Think of your life as a conveyor belt. The metaphor works perfectly in all ways, not least the physical: you only do a circle of a journey most days, and it’s difficult to get off when you want to.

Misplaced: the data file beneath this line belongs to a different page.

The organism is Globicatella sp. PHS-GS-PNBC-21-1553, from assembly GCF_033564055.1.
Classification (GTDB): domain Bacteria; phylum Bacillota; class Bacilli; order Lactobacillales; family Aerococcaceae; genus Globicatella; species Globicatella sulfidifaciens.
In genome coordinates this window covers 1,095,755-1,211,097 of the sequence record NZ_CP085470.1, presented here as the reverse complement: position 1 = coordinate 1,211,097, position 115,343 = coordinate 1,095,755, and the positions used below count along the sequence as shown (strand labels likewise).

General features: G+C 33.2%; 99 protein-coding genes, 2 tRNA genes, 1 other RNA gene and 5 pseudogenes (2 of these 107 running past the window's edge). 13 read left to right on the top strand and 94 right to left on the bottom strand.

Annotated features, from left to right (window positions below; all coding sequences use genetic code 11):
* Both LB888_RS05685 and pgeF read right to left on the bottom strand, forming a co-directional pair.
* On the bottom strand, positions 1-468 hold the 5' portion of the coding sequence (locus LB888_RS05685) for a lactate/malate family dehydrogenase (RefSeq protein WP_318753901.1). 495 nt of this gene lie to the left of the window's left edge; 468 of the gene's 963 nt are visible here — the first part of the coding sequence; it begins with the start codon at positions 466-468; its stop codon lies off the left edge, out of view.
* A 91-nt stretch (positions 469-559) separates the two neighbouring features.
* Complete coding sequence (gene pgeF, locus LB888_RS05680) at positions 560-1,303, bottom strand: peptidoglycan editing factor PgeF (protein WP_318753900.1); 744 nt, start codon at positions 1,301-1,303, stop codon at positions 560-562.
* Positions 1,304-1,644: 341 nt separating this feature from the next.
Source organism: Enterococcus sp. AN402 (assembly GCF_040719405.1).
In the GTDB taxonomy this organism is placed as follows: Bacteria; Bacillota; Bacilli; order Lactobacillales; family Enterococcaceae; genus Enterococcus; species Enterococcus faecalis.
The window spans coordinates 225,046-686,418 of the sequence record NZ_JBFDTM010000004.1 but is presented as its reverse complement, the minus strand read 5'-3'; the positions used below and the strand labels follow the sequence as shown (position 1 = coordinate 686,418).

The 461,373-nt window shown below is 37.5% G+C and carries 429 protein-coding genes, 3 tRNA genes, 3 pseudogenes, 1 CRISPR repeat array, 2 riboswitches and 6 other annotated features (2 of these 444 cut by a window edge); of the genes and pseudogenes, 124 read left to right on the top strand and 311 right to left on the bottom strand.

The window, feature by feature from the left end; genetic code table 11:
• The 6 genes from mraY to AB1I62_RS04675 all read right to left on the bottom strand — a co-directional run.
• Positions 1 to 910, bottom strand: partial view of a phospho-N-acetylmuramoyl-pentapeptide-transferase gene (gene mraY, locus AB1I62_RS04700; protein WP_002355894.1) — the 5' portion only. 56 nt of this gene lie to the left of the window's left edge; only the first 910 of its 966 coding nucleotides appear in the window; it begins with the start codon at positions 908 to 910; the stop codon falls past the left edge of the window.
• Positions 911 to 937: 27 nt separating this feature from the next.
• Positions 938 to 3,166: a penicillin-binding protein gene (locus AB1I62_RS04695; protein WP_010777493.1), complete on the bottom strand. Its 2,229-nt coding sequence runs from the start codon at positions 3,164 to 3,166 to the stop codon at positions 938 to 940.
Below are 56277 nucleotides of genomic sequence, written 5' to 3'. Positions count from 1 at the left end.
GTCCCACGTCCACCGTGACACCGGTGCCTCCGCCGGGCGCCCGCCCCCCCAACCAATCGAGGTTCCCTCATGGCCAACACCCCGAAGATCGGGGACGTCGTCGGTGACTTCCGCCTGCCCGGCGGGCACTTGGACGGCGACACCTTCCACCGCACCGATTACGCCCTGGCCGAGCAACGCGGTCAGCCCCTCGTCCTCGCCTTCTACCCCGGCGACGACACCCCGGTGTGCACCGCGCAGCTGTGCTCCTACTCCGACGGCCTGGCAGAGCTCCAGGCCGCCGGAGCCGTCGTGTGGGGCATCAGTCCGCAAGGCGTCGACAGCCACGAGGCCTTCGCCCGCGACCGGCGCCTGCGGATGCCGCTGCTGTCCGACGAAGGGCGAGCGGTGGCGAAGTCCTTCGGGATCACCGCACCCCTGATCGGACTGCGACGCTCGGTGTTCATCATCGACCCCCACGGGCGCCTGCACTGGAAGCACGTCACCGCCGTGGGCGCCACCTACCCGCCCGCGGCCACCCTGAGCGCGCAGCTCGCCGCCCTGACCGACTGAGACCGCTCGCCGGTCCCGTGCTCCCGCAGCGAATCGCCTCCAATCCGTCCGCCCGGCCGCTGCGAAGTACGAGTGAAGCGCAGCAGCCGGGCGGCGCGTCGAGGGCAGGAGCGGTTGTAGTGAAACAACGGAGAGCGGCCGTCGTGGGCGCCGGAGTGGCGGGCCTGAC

This is how I think of Alistair McDowall’s Pomona: it’s the play that pushes you out of the conveyor belt. If that’s true for all good theatre, it’s more true for Pomona. Or rather Pomona throws you out in unfamiliar places: not quite scary or threatening, but places where you see things at the corner of your eye, and your heart starts racing before you have time to know why. If it’s a game, it’s thrilling, if it’s not a game, we are in serious trouble. With Pomona it’s both, all the time. Continue reading